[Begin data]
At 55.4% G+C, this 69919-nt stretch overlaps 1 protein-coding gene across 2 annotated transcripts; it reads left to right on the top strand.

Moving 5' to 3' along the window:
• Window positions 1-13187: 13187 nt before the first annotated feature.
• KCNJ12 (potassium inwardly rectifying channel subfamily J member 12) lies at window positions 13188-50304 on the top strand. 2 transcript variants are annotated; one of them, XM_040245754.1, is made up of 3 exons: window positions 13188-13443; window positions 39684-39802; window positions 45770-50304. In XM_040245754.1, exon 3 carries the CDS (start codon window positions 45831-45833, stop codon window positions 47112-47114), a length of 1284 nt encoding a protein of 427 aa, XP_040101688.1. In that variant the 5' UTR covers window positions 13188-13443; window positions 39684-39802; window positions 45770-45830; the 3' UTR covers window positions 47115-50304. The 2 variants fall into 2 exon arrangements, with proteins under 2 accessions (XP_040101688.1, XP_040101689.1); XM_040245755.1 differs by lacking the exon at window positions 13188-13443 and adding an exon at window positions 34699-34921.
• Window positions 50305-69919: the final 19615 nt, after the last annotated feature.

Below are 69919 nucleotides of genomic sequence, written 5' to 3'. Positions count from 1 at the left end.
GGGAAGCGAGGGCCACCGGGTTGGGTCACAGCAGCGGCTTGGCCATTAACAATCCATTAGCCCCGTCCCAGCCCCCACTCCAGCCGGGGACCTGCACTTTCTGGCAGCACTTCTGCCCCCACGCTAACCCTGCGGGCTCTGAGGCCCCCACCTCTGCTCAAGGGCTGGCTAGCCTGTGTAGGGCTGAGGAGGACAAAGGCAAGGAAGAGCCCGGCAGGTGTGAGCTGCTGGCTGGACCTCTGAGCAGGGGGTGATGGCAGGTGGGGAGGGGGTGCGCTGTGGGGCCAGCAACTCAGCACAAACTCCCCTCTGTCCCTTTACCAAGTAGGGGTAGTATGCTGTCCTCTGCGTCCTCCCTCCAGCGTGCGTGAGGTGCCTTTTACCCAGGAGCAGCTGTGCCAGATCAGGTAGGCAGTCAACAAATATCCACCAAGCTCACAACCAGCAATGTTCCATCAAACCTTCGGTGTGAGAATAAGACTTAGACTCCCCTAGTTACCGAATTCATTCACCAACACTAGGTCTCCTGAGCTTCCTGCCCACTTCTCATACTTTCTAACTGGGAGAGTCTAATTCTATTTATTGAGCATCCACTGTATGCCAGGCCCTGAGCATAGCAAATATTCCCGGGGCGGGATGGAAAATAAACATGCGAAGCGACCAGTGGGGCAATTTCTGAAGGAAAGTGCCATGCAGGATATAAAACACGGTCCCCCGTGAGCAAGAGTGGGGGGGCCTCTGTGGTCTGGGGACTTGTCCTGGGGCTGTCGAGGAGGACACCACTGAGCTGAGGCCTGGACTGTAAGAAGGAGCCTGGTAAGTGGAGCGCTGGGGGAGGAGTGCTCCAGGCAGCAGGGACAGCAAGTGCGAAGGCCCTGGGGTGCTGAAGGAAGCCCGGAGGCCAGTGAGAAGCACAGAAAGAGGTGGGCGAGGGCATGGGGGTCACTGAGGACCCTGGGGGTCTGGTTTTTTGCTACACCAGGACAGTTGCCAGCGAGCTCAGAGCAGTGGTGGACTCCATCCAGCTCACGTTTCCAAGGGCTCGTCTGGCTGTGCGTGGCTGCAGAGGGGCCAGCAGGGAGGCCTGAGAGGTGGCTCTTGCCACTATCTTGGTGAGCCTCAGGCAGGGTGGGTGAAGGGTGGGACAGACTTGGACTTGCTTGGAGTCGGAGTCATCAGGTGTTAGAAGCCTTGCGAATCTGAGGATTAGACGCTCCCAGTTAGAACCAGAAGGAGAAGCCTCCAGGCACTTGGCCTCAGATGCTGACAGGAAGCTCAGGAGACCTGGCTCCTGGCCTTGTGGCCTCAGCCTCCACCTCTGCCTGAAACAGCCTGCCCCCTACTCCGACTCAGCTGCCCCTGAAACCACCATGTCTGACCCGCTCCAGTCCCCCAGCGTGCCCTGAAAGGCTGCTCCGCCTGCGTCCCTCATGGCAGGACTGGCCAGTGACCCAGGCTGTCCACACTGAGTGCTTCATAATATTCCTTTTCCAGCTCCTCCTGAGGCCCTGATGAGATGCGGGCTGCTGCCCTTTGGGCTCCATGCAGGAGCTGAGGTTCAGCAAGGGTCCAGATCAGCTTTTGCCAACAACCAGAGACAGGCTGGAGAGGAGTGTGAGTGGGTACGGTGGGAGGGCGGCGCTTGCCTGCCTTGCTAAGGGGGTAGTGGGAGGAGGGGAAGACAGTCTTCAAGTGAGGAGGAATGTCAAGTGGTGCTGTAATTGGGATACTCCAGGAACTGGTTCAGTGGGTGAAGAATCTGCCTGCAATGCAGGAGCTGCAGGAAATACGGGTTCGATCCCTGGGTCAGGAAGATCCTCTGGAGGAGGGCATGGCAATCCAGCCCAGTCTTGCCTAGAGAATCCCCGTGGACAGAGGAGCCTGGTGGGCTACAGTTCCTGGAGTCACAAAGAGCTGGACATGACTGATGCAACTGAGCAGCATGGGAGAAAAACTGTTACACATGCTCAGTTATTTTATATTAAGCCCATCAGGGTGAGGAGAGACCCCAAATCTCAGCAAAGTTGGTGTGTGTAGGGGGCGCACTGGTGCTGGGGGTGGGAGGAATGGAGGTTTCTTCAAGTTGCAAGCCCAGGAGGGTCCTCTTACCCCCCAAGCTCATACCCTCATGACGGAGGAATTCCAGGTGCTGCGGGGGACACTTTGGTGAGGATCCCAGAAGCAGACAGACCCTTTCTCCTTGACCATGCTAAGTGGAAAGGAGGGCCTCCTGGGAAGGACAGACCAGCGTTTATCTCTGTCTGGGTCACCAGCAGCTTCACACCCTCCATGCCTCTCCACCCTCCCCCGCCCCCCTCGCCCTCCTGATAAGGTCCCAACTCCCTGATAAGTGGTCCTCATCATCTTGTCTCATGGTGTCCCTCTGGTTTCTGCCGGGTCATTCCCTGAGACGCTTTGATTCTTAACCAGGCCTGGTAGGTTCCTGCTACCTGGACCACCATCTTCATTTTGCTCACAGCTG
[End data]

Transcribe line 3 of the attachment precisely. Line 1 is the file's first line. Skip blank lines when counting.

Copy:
• Window positions 1-13187: 13187 nt before the first annotated feature.